Sunday, November 25, 2012


the photos are from the internet
their beauty was capture by a photographer.
(just look into those eyes...)
the story.
was written by my mom.
her name is pat.
but long story short...she goes by tilda.
and i love her.

November 24, 2012
her name is Polly
..Polly is a small older woman of undeterminable age, a woman you might never see or not. You might
look away, but more likely you would just not see her.
Her hair is graying, thick, almost shoulder length, and has a natural curl I wish my tresses would do. But mine is straight. I am not sure if she has teeth, but I think not. She has a few long hairs on her chin, I try not to focus on when I look into her face. Her speech is soft, and halting, like she cannot voice her thoughts into a complete sentence.
She looks into your face when speaking, but the look and her voice trails off into space.
While I am short, Polly is shorter than me. Her aging process, perhaps, that removes inches from our youthful height.
I don't know Polly's last name. I know little about her actually. I met her about 10 days ago. She has a way of permeating your thoughts. No doubt due to my childhood, growing up with an eccentric grandmother, I seem drawn to these people. Polly is like my biological Great Uncle Jack, my grandmother's brother. Except more talkative. Jack rarely spoke, he merely smiled a lot. A beautiful smile of a child on an old man's face.
Simple, was a term I heard used for Jack. Simple might apply to Polly.
I have long believed that people and events are put in our path to teach us something. Often we fail.
Often we don't see it. Sometimes we don't want to.
For me, Polly is hard to ignore.
In October, I committed myself to joining a group of artists in a wonderful OLD building in a small town 34 miles from here. What was I thinking now comes to mind, but at the time, while I had reservations, apparently they weren't strong enough to prevent me from joining. I was specifically asked, and while it is something I do NOT do, my little voice that should have stopped me cold, kept silent.
So. Long story shortened, I am in a small 'studio', with my antiques and folk art, neither of which, this small town understands. While I have long realized that primitives are an acquired either love it or hate it look, MY look there is almost laughable. The only person who 'gets it', is the woman who almost begged me to be there. And she doesn't count...apparently.
By some, I am met with almost open hostility. And I think Renee(my invitor) has to probably daily, explain or apologize for my presence there. But there I am. Until December 21st anyway. My self imposed deadline. The deadline I realized one early morning this past week, when still awake at 2AM beating myself up, over large old style multi colored Christmas light strings, that had been put in my wares, without my knowledge or consent, and put me in mild hysteria. I am not accustomed to others being able to add to, remove, alter, my wares when I have done a display. Thus my hysteria. Determined to remove those offensive multi colored large lights (that are not even plugged in!) which had been somewhat carelessly tossed onto my tables and displays, I intended to remove them with grace, biting my tongue, but still rigid in my resolve that those lights were going!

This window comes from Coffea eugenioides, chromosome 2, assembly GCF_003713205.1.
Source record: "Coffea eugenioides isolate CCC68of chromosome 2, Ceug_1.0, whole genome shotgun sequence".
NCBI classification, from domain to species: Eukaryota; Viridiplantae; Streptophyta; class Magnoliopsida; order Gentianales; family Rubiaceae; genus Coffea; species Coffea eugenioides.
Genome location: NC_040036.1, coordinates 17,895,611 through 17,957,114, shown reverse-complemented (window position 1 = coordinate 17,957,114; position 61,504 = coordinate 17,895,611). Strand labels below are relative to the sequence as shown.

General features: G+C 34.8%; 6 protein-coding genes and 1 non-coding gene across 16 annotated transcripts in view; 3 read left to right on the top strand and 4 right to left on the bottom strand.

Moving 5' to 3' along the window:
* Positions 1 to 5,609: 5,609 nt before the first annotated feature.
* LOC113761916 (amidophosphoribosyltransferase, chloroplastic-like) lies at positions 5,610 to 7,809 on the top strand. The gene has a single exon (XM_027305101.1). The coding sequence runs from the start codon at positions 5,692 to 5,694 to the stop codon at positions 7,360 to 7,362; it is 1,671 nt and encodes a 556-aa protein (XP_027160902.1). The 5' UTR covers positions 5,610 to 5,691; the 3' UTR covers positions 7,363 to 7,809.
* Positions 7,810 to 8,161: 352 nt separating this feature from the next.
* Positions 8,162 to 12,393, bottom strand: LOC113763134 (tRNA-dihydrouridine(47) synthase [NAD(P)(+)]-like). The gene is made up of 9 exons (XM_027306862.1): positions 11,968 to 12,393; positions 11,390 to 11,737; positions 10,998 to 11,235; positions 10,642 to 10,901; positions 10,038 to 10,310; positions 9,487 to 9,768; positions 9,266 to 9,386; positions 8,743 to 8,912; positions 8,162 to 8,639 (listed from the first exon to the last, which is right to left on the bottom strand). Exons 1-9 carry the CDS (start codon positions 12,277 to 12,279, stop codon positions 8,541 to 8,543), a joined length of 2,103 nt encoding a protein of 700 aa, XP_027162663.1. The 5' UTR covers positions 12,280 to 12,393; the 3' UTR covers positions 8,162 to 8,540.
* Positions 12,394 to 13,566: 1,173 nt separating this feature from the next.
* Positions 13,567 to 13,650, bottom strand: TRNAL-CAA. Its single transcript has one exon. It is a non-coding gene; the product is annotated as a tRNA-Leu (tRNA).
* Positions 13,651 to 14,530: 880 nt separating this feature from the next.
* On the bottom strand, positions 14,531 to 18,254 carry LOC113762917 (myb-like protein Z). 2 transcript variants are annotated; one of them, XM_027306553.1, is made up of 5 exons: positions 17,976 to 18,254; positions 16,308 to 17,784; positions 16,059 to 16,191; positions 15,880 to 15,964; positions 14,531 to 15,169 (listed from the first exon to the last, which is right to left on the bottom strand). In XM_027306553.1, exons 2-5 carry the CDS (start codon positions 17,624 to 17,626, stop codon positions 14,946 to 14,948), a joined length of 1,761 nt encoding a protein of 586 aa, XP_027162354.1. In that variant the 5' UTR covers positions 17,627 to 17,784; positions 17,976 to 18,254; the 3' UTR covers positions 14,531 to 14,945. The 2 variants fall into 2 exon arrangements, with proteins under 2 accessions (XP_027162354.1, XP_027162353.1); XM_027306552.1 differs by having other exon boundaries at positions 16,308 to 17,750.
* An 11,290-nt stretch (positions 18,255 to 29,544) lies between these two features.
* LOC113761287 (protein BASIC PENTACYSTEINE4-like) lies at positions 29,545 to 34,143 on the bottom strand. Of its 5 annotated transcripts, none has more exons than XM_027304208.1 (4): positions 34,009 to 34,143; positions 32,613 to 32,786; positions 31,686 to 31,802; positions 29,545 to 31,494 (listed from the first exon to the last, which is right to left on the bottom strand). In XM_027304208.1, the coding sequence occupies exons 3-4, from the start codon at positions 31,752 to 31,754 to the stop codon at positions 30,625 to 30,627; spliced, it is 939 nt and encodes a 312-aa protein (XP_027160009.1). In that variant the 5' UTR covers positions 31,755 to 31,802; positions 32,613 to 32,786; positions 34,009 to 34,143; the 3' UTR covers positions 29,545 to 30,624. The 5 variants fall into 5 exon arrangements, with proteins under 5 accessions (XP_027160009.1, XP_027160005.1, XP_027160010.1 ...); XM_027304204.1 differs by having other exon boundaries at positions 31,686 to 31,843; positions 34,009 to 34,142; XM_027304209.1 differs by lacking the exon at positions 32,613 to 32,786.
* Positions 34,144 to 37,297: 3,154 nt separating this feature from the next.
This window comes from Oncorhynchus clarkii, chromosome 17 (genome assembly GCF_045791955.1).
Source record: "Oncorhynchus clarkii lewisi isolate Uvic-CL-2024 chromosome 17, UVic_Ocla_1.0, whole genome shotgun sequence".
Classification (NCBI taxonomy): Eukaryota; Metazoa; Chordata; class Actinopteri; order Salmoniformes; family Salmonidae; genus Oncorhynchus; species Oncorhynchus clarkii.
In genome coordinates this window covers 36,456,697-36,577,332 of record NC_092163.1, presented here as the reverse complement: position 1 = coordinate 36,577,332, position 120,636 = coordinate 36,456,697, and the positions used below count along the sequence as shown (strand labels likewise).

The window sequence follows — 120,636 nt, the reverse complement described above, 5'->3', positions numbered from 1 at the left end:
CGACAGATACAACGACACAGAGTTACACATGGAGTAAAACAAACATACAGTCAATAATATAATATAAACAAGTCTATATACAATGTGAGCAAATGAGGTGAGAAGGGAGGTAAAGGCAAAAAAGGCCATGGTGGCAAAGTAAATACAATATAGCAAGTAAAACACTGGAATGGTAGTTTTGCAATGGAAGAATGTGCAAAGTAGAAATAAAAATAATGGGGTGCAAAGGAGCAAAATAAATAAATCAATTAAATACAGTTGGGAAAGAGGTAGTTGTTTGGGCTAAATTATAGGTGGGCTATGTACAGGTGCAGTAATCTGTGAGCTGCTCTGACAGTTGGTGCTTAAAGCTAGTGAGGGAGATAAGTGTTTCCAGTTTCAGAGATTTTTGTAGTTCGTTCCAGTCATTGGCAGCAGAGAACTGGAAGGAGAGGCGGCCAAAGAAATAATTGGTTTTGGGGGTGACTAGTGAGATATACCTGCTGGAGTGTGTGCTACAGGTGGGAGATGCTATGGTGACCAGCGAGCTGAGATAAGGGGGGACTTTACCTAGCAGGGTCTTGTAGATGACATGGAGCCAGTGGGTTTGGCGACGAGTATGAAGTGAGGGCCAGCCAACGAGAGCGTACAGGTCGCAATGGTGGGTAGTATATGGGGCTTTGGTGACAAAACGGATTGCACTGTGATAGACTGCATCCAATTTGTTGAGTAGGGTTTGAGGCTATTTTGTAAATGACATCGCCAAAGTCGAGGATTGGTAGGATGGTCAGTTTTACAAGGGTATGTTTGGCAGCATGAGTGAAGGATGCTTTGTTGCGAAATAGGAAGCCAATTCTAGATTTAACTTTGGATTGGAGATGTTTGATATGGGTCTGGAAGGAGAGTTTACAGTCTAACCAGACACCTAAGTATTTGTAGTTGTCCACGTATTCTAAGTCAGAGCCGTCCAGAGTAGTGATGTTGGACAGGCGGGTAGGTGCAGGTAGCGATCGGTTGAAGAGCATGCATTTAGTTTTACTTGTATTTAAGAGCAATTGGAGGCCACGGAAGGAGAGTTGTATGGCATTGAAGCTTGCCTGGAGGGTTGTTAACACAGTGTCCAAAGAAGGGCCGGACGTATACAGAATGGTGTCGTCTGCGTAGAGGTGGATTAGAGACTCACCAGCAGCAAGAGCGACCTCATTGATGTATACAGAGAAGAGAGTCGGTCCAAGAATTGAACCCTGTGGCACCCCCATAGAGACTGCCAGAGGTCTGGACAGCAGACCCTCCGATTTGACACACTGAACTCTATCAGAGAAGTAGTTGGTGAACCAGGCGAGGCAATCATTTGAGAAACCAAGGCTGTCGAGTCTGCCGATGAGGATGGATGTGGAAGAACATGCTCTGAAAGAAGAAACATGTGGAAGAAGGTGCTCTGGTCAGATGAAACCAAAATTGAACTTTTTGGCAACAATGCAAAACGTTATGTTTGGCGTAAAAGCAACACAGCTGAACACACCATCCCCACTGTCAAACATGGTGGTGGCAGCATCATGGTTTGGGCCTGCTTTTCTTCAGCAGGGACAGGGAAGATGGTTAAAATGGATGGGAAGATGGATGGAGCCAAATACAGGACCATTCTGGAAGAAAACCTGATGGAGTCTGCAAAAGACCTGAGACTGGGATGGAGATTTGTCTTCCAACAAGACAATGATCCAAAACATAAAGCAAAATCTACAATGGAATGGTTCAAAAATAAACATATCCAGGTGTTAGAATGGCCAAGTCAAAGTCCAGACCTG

And that process went well. Nothing has been done since that day. Perhaps ultimatums were given. I don't know. Or suggestions, which I somewhat firmly addressed, when confronted by one large stinky man, when I responded with, "In the shows I have done, I pay for an allotted space, and in my display NO one touches my things, moves them, puts their things on my tables."
I bring carefully packed loaded trucks of wares and suitable display tables and benches etc. I work very hard to make these displays good.
He makes doilies.
My display takes time to put together. Doilies do not.
Even though this is clearly not my normal venue, I put it together as if I was doing Simple Goods. More time than if I 'arranged' a pile of doilies on a shelf.
This studio is run by volunteers. Doily is one, I am one. I will NOT work on the same day as doilies maker.
I prefer to work the day AFTER doily stinky man works, so I can undo whatever he has done.
Verbal agreement to do this place, surely comes to mind. One of those 'what was I .......?'
Enter Polly, and why I met her.
We were fairly busy that first time. Not particularly with sales, but people. While Polly could be overlooked, she cannot be when she places herself in front of you and begins to talk to you, until she stops in mid trailed off sentence and wanders off, leaving you to simply watch her walk away. But I merely smiled. She looks at the bright shiny wares of the shop, and presently returns and begins the conversation anew. It becomes clear immediately about Polly. Polly is Polly, a character. She draws you in.
She brings out her drawings. Herself very pleased with her work. In her halting sentences, she describes each sheet of white paper with pencil drawings on them, both sides. Her work resembles the pictures drawn by a child of perhaps 4 or 5 years old. Like the drawings of my grandchildren saved in albums. With words written in the manner that same child would print, some misspelled, she explains her work to me.